It’s the evening of September 2nd, 1971 at the Attica Correctional Facility near Buffalo, New York.
Across the maximum security prison, inmates head to their cells in anticipation of an announcement they hope will change the future of the facility.
For years, Attica’s inmates have felt their basic rights were being ignored and violated by the prison’s administration. Earlier this summer, a group of prisoners came together to demand better living conditions by sending a list of grievances to the head of the New York’s prison system, corrections commissioner Russell Oswald.
To their surprise, Oswald promised to come to Attica and address their concerns in person. Today, his arrival has filled inmates with a newfound sense of optimism.
As the prison’s loudspeaker turns on, a hush falls over the inmates. Then, a recorded message from Oswald begins to play.
Immediately, the prisoners turn to each other in disbelief. They were promised a live, in-person address, not a taped response from an official who already left the prison.
As Oswald’s recorded message continues, the inmates grow more agitated at what they perceive as him brushing them off. Soon, angry shouts and low rumbles of frustration echo through the prison.
As the loudspeaker turns off, prisoners shake their heads in frustration. Men in the yard kick clothes off dirt and mutter curses. Inmates inside the prison begin to rattle their cell doors in anger. Others just put their head in their hands yet again feeling hopeless.
Fed up with the empty words and broken promises of the prison’s management, Attica's inmates turned to corrections commissioner Russell Oswald in the summer of 1971 as a last-ditch effort to improve Attica’s conditions. In their manifesto to Oswald, the prisoners called attention to long-standing frustrations around institutionalized discrimination, dire living conditions, and general mistreatment.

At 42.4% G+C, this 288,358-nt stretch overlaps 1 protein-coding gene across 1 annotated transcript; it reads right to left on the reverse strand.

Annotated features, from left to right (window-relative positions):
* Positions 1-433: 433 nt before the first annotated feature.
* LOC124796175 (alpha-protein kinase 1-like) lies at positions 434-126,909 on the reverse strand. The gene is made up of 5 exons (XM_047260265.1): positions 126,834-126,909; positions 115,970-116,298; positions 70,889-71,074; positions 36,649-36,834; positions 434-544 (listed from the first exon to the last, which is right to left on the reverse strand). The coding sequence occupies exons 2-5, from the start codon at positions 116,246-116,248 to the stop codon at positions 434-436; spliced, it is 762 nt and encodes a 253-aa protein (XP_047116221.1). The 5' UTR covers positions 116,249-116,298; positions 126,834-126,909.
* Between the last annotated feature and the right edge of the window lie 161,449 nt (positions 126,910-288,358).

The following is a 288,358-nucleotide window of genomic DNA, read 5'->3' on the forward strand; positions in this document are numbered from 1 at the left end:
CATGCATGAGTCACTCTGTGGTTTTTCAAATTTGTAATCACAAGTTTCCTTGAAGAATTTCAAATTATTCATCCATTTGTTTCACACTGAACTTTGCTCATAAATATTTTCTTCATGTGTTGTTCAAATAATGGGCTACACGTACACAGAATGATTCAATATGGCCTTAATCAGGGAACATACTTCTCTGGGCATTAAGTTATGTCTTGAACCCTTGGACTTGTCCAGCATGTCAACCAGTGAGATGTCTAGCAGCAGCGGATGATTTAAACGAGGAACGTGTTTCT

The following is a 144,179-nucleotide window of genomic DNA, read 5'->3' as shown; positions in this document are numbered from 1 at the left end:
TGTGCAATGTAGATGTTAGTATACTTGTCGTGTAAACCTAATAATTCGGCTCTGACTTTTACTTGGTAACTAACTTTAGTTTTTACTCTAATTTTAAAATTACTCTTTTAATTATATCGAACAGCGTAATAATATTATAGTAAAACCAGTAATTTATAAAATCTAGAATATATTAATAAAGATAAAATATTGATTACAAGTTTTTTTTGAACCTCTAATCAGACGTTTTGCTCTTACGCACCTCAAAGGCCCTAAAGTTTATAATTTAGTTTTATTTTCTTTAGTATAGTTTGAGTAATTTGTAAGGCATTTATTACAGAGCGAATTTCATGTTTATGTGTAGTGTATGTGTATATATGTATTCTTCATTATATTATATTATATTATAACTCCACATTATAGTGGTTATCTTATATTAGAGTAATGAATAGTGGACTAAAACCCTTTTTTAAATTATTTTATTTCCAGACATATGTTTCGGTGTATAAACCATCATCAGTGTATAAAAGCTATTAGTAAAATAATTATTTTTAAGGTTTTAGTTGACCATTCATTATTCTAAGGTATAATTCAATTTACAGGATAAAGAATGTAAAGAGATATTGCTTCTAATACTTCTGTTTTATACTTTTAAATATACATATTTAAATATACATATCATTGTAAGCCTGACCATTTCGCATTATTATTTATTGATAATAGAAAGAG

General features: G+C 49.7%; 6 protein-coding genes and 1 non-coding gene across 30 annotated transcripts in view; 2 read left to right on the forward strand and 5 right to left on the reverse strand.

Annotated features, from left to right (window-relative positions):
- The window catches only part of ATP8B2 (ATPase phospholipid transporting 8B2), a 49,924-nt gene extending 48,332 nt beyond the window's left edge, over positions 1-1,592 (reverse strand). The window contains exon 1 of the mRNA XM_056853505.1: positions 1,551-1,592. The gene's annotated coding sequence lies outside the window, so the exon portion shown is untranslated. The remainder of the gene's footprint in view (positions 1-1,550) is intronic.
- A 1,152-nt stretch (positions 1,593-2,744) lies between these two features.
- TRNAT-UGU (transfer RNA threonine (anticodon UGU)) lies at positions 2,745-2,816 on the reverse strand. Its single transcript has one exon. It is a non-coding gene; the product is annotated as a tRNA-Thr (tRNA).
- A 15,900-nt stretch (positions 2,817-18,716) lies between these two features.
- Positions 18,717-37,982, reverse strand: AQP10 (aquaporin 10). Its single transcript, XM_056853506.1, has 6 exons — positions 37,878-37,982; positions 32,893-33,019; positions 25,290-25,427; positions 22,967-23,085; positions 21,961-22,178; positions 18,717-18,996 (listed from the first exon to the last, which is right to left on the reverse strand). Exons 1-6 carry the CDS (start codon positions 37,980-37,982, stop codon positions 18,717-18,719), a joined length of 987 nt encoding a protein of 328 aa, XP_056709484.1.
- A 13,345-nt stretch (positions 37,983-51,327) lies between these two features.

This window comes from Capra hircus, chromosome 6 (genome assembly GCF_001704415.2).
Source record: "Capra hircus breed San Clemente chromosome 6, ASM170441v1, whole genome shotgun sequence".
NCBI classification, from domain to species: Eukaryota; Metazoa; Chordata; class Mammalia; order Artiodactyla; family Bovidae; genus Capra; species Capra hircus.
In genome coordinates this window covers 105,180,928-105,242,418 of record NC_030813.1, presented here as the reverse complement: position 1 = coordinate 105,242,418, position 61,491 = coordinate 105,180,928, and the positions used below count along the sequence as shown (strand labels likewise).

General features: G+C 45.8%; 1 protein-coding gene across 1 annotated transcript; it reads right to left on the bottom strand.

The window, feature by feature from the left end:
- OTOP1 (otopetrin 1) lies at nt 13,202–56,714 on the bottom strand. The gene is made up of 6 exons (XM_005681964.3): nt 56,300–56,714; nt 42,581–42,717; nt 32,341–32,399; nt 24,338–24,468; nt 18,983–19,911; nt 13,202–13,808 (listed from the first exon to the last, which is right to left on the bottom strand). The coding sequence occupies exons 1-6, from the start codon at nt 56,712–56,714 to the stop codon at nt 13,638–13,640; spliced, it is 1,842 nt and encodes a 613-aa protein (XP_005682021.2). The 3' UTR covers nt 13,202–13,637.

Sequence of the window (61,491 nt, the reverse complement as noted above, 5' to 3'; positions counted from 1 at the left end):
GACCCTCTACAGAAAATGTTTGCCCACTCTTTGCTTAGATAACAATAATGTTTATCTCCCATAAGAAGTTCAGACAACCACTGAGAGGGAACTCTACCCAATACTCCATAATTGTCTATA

After Oswald agreed to come to Attica, many inmates hoped that their grievances were finally being taken seriously. They prayed his visit would be the first step in reforming the prison. But instead, they feel Oswald has betrayed them.
For many inmates, Oswald’s disappointing response will be their final straw. Many will no longer see nonviolent protest as a viable course of action. And soon, a dangerous volatility will grow inside Attica as frustrations boil over, sparking a five-day uprising that will become the bloodiest prison riot in US history on September 9th, 1971.
From Noiser and Airship, I’m Lindsay Graham and this is History Daily.
History is made every day. On this podcast—every day—we tell the true stories of the people and events that shaped our world.
Today is September 9th, 1971:The Attica Prison Riot.
Act One: Conflict Brews
It’s 3:30 PM on September 8th, 1971 inside Attica prison; one week after Oswald’s address to the inmates.
In one of the prison yards, 22-year-old corrections officer Mike Smith watches as five hundred inmates enjoy their recreation break. As they pass him by, they look over and nod at Mike in greeting.
Since coming to Attica earlier this year, Mike has fostered a good relationship with the inmates. Unlike many of his colleagues, Mike has operated on the premise of mutual respect between guards and prisoners. When inmates drafted their letter to Oswald this summer, it was Mike who they asked to look it over before sending it off.
Mike easily gave them his seal of approval. To him, the prisoner’s complaints seem well-warranted. At Attica, he has witnessed firsthand the prison’s often neglectful and vitriolic treatment of its inmates. Along with the inmates, he was hoping that the letter would spark change.
And when it resulted only in a taped message from prisoner commissioner Oswald, Mike was also disappointed and alarmed.
But so far, there hasn't been any serious fallout. Still, Mike is sure there will be. For days, he has felt a fury develop among the inmates that leaves him uneasy. And he’s not alone.
Yesterday, guards met with Attica's superintendent and asked for the prison to be placed on lockdown. Their request was denied. So, today, Mike stays on high alert as he faces the prison yard, on the lookout for any signs of conflict brewing.
Over in a corner, a couple of sparring inmates catches his eye. Mike quickly identifies the exchange as benign horseplay and moves on. But the inmates catch the attention of another officer.